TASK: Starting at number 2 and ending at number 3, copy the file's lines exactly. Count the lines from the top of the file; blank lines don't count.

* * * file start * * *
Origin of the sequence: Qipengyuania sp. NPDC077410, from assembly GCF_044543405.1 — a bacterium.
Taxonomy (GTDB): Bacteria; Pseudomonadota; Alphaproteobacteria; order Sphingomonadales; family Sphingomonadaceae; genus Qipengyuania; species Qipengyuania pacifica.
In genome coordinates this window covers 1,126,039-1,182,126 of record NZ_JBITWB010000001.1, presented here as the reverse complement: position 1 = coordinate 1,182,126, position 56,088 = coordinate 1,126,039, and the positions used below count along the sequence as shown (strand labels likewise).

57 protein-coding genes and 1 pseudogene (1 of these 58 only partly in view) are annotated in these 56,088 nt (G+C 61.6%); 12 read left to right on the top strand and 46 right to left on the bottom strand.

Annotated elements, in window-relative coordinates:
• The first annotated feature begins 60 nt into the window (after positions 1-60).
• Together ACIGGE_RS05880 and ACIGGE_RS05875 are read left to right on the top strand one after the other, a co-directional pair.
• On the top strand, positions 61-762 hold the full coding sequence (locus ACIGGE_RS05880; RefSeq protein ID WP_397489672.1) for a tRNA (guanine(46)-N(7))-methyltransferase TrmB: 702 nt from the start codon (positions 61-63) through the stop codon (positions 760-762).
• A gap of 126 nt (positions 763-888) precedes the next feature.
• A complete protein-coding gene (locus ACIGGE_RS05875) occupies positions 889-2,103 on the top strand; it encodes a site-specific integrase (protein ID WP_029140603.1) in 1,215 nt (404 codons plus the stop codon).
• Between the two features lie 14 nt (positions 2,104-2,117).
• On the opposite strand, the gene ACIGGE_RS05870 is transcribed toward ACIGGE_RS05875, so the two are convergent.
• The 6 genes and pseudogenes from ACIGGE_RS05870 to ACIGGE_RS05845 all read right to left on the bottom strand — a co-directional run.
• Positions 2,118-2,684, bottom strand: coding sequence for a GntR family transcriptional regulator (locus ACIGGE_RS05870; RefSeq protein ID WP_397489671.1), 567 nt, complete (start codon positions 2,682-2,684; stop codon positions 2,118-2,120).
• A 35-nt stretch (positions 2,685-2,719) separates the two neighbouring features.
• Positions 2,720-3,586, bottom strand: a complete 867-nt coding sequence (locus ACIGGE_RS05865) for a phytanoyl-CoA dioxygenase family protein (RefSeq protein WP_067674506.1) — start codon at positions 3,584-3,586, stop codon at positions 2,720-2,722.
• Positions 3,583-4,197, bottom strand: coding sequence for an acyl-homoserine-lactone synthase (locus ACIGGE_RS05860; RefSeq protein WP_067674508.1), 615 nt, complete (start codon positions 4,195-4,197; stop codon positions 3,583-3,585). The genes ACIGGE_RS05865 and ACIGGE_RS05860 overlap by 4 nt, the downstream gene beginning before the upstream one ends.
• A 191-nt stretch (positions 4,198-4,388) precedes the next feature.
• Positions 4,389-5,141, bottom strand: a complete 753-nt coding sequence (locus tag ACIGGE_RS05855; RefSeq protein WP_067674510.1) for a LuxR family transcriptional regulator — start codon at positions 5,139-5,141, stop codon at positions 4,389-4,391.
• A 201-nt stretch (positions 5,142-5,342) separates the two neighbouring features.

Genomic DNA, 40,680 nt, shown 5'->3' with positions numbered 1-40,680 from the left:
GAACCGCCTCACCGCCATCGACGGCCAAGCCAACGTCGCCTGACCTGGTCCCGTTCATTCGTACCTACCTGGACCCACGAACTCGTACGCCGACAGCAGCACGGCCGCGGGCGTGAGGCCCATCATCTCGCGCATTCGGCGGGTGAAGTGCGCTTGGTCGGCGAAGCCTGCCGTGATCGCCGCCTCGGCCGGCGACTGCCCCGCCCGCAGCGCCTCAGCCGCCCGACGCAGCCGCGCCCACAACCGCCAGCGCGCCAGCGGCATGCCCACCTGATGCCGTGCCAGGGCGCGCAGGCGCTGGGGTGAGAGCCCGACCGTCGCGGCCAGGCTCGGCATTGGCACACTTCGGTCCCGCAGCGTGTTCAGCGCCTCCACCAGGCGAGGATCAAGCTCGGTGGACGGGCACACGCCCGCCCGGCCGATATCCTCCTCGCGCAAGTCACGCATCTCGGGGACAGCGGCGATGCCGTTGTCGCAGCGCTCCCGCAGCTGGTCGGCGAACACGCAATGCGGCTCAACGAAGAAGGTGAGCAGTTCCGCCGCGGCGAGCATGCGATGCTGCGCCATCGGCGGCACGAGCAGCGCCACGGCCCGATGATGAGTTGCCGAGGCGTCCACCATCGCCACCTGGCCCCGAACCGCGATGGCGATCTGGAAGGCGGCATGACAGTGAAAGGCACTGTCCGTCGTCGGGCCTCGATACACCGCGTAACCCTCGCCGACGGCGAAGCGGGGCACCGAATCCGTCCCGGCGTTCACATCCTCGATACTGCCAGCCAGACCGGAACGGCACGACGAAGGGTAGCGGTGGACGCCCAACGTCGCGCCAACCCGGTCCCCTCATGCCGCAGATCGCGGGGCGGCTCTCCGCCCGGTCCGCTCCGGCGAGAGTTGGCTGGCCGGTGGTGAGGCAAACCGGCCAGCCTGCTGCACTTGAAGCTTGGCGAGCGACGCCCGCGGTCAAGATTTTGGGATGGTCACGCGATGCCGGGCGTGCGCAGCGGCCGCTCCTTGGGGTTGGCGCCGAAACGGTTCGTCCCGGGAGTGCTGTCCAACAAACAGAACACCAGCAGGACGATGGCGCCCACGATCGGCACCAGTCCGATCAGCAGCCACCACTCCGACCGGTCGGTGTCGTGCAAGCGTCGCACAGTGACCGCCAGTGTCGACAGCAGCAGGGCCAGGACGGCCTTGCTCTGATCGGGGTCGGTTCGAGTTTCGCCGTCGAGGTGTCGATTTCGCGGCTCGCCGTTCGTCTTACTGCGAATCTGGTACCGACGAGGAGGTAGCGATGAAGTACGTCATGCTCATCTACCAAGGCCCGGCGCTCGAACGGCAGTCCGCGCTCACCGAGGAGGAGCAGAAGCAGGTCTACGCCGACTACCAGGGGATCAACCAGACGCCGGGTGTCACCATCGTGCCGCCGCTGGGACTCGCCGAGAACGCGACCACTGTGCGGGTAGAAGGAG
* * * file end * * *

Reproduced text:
Taxonomy (GTDB): Bacteria; Pseudomonadota; Alphaproteobacteria; order Sphingomonadales; family Sphingomonadaceae; genus Qipengyuania; species Qipengyuania pacifica.
In genome coordinates this window covers 1,126,039-1,182,126 of record NZ_JBITWB010000001.1, presented here as the reverse complement: position 1 = coordinate 1,182,126, position 56,088 = coordinate 1,126,039, and the positions used below count along the sequence as shown (strand labels likewise).